Multifamily borrowers looking for mezzanine financing will again have a crowded field of lenders to choose from in 2007.
A flood of recent entrants, including conduits, banks, and life insurance companies, has lowered the cost of mezzanine financing and made lenders increase their flexibility for the types of transactions they’ll consider.
With low interest rates and tighter yields in the debt market, many senior lenders now are adding a small piece of mezzanine capital to large transactions in order to offset yield losses on the senior debt piece and increase their overall return.
“Funds and institutions who were traditionally senior lenders started opening mezzanine funds as an option to their clients and also in recognition that a mezzanine-type loan earns higher yields,” said Dave McLain, a principal at Fort Lee, N.J.-based lender Palisades Financial, LLC.
The market for collateralized debt obligations (CDOs) also continues to grow, making cheaper money available and allowing many lenders to price their mezzanine more competitively and still earn a nice spread, McLain said.
And as the condo conversion market cools, there’s more focus on multifamily as an investment class. Some funds are “so anxious to get dollars out that they’re probably stretching the limits,” said David Abshier, senior vice president and managing director of Columbus, Ohio-based lender Huntington Capital Markets.
“The underwriting standards out there have come down,” Abshier said. “Somebody once told me, you make your worst deals in the best of times.”
Conversely, borrowers looking for mezzanine financing can make their best deals now.
The price is right
While more competition enters the marketplace, borrowers also are more likely to need mezzanine financing these days.
In the last year, there has been a pullback in the amount of risk a traditional senior lender will tolerate for new construction and repositioning deals, raising the equity requirements of borrowers. “Where loans were going out in upward of 80 to 85 percent of acquisition price or value in the past, lenders are now only going to 75 percent or so,” said McLain.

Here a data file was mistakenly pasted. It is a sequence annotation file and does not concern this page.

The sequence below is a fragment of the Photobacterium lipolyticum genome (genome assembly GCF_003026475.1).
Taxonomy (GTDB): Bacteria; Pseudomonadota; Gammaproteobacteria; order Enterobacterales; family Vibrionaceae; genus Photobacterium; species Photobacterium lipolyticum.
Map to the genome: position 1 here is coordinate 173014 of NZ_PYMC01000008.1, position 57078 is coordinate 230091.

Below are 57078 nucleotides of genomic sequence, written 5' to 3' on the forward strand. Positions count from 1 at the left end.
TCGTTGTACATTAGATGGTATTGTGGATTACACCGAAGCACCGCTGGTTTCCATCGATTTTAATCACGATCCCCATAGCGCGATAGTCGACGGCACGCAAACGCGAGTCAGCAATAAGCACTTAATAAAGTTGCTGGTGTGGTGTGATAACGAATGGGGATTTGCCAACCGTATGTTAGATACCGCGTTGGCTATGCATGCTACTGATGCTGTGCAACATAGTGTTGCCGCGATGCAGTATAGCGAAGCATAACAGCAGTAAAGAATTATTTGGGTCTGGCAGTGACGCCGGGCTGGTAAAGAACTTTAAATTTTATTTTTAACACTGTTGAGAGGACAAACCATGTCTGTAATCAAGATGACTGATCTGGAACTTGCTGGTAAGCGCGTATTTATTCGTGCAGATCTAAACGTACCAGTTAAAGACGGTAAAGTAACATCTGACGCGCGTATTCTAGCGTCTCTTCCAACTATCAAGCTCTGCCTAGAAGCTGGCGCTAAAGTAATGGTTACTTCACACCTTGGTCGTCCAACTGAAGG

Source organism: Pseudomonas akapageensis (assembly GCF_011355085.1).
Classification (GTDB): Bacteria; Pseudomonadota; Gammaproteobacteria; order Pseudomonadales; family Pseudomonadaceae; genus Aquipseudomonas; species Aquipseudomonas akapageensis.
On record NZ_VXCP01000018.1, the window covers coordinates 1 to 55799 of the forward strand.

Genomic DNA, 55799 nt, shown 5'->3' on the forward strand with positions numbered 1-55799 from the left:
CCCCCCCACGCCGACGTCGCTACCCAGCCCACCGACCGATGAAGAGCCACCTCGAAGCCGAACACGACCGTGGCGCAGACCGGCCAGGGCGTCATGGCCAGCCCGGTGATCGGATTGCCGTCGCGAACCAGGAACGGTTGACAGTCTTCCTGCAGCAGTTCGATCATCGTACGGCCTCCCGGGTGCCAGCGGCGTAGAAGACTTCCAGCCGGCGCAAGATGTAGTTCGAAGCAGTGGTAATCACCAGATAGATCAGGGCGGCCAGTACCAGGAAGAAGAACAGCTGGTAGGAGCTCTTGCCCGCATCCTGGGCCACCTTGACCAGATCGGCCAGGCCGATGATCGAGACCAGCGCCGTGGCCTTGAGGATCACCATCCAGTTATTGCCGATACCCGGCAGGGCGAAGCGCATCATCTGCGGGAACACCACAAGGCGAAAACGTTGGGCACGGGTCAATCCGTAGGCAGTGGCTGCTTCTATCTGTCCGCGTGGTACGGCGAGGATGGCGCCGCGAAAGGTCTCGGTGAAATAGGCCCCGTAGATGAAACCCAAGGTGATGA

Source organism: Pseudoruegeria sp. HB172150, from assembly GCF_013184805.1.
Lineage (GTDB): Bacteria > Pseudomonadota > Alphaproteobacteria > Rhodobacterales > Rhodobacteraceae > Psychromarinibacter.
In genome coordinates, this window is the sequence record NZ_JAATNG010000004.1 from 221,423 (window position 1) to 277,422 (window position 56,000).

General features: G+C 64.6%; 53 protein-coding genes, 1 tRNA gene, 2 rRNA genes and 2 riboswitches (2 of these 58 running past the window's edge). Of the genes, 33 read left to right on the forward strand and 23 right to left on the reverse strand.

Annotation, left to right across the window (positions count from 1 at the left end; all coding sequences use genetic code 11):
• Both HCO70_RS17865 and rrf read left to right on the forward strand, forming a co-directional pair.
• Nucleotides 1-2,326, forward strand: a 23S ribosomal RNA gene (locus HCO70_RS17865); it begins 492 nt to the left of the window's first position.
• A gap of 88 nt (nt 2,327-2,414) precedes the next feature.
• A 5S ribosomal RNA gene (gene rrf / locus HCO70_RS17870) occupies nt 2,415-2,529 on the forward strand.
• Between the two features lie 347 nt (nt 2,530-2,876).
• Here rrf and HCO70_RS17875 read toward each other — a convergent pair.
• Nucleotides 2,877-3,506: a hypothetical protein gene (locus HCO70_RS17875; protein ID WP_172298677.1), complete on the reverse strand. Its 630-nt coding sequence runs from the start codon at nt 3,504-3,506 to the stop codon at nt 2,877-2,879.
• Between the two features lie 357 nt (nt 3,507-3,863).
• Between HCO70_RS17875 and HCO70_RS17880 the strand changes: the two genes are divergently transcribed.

The current market offers favorable pricing for the borrower. For stabilized assets, “We used to be able to price in the high-teens range, and we might even get a profit participation on the back end,” said McLain. Now the balance has swung the other way, he said. “Borrowers with a good project can get a lower teen rate and not have to give up a profit participation.”
For a new multifamily development, Palisades tries to price in the higher teens and up, attempting to reach 20 percent with a mix of about a 17 percent rate, with 2 or 3 points at closing.
While mezzanine loan terms vary wildly from project to project, “In general, we’ve seen mezz priced anywhere as low as 8 or 9 percent all the way up to 14 percent,” said Ronnie Levine, a New York City-based managing director for mortgage broker Meridian Capital Group.
Levine said that more senior lenders, especially Wall Street investment banks, are including mezzanine loans in the capital structure of an acquisition deal to get to 90 percent.
“When we go out for a first mortgage, we can request a 90 percent loan from our first mortgage lender, and they are building the mezzanine piece into the quote,” said Levine. “To get 90 percent financing on an acquisition of cash-flow producing multifamily is really fairly common in today’s market.”